Last reviewed January 2020
Minnesota Issues Resource Guides
Overview of Reapportionment and Redistricting in Minnesota
This guide is compiled by staff at the Minnesota Legislative Reference Library on a topic of interest to state legislators. It introduces the topic and points to sources for further research. It is not intended to be exhaustive.
Books and Reports • Articles • Internet Resources • Additional Library Resources
Drawing congressional and legislative district boundaries is a difficult political process. According to the Minnesota Constitution, article IV, sec. 3, "the legislature shall have the power to prescribe the bounds of congressional and legislative districts." It is "primarily a legislative responsibility; however, if the legislature fails to act after having adequate opportunity to do so the court should not allow elections under a constitutionally invalid scheme" (from Congressional and Legislative Reapportionment: A Legal History by House Research Department, 1970).
This guide provides a history and overview of reapportionment and redistricting process in Minnesota. Each decennial redistricting process has a unique history. More specific and detailed redistricting guides are available by decade: 1990, 2000, 2010, and 2020.
"Reapportionment is the process of reassigning a given number of seats in a legislative body to established districts, usually in accordance with an established plan or formula. The number and boundaries of the districts do not change, but the number of members per district does" (see How to Draw Redistricting Plans That Will Stand Up in Court).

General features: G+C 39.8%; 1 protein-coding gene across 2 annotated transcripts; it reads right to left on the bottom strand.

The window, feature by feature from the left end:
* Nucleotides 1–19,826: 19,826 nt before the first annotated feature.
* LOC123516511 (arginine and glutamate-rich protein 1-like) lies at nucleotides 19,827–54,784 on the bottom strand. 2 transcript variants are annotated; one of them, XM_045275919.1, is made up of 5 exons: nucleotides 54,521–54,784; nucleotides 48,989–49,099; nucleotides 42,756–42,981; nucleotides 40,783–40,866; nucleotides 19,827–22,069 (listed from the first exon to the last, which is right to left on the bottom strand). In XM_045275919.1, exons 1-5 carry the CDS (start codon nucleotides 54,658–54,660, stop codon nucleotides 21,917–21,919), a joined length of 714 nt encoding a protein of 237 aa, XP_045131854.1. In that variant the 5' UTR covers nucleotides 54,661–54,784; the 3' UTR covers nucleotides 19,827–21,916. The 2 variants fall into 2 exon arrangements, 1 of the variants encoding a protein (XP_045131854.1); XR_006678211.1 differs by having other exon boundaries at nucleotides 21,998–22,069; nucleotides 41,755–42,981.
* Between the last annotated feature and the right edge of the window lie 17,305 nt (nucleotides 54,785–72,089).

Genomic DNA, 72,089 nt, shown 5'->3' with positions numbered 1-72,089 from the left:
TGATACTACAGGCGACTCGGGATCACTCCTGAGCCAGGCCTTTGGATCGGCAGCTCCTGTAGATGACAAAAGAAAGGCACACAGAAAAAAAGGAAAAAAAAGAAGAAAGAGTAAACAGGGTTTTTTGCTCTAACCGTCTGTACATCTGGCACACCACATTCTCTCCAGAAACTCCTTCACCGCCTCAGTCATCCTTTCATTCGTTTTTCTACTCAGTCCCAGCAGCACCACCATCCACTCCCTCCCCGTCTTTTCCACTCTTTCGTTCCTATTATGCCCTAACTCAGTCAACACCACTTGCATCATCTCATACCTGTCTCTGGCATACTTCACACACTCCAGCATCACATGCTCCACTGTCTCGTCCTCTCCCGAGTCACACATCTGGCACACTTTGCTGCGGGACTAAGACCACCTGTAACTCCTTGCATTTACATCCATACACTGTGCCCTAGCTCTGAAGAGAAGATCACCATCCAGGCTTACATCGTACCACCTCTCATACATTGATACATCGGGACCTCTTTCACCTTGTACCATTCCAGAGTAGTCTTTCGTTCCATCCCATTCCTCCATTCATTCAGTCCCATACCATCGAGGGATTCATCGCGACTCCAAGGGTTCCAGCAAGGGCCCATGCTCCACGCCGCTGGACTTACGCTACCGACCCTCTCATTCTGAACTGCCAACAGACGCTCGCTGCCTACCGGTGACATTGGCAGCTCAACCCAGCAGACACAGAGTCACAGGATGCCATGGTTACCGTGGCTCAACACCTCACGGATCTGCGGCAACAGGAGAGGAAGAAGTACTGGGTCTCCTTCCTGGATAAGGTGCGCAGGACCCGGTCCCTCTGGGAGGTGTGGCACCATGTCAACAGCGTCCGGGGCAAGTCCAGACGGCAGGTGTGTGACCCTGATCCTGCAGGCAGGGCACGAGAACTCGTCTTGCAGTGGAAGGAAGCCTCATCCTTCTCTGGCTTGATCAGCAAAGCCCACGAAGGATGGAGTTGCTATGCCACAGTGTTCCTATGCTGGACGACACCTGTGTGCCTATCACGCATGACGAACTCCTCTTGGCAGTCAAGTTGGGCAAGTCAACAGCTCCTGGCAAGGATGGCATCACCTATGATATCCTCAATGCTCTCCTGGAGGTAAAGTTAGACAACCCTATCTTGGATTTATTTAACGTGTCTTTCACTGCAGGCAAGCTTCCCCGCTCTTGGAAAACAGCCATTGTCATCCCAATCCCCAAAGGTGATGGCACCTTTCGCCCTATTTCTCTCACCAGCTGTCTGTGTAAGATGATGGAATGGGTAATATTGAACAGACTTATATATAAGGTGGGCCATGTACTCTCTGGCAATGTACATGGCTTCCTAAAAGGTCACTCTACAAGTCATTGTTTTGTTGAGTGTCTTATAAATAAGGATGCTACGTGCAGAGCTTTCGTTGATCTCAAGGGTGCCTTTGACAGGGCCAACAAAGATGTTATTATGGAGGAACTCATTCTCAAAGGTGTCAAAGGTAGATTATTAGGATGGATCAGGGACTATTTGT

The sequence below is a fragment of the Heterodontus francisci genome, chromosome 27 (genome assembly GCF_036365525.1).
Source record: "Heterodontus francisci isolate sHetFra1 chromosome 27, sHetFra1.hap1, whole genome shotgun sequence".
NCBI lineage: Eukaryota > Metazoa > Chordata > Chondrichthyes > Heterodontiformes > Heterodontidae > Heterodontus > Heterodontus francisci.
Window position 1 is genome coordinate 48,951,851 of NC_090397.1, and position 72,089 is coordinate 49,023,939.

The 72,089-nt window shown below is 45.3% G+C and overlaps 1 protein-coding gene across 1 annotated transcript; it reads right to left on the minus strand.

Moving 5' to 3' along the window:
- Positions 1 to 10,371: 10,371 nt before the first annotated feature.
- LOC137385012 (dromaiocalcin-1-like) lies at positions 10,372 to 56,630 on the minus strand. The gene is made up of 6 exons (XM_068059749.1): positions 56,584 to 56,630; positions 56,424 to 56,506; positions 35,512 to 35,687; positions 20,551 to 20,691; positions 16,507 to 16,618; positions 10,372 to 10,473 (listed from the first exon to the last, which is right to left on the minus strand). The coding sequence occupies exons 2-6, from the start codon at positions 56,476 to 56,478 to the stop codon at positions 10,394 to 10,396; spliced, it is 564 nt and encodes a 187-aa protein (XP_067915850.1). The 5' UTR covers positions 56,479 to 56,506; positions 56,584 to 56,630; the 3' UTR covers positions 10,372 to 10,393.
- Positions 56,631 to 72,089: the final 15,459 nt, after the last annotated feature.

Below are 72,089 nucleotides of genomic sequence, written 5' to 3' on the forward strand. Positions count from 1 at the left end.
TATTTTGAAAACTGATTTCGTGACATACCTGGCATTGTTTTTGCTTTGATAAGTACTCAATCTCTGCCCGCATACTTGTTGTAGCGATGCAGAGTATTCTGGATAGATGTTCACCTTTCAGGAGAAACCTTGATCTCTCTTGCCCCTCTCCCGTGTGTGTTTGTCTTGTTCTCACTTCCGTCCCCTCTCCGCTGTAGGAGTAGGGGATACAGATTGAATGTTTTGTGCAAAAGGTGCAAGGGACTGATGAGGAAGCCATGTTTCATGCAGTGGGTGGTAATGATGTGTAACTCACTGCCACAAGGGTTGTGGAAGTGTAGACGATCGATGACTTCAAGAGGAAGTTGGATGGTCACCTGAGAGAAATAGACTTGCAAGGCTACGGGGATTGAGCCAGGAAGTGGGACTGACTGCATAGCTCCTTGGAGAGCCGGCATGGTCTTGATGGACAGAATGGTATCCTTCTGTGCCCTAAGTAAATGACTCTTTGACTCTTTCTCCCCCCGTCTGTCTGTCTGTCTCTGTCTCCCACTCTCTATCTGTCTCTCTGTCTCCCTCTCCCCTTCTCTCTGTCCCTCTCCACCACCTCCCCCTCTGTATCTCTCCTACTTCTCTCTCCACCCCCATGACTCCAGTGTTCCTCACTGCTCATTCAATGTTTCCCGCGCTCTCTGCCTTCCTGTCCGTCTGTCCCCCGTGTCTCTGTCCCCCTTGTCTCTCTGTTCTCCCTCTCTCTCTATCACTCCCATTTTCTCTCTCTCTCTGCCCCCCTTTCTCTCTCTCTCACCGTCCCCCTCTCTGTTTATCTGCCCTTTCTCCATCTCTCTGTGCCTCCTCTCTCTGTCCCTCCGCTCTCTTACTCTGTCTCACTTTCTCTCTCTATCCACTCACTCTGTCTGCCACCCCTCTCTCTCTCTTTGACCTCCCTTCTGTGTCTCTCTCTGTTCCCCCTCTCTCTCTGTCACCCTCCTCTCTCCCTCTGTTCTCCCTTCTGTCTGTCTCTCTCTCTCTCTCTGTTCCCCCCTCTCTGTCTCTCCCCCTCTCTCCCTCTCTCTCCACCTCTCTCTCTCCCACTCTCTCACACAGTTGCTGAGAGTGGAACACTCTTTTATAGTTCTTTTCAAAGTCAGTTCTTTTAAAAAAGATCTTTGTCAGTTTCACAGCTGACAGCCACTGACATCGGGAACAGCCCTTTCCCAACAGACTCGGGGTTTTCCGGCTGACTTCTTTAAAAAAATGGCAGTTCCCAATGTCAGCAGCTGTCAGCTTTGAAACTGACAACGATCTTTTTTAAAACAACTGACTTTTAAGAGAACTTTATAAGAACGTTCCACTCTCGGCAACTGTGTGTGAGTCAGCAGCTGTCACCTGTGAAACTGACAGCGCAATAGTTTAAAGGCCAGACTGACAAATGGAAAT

According to the U.S. Constitution, article 2, section 2, the Census has one fundamental purpose: to ensure that the representation of each state is apportioned fairly in the 435 member U.S. House of Representatives according to population. Every ten years the U.S. Census Bureau conducts a census to determine the population of each state, and then calculates the number of representatives based on a method of equal proportions. The representation of each state must reflect the relative size of its population as compared to other states. Minnesota has had eight congressional seats since the 1960 census.
Title 13, U.S. Code (section 141) requires that the apportionment population counts for each state be delivered to the President within nine months of the census date. In most 20th century censuses, the official census date has been April 1, meaning that the Office of the President received the counts by December 31 of each census year. The apportionment process does not affect U.S. Senate seats since each state has two senators, regardless of population.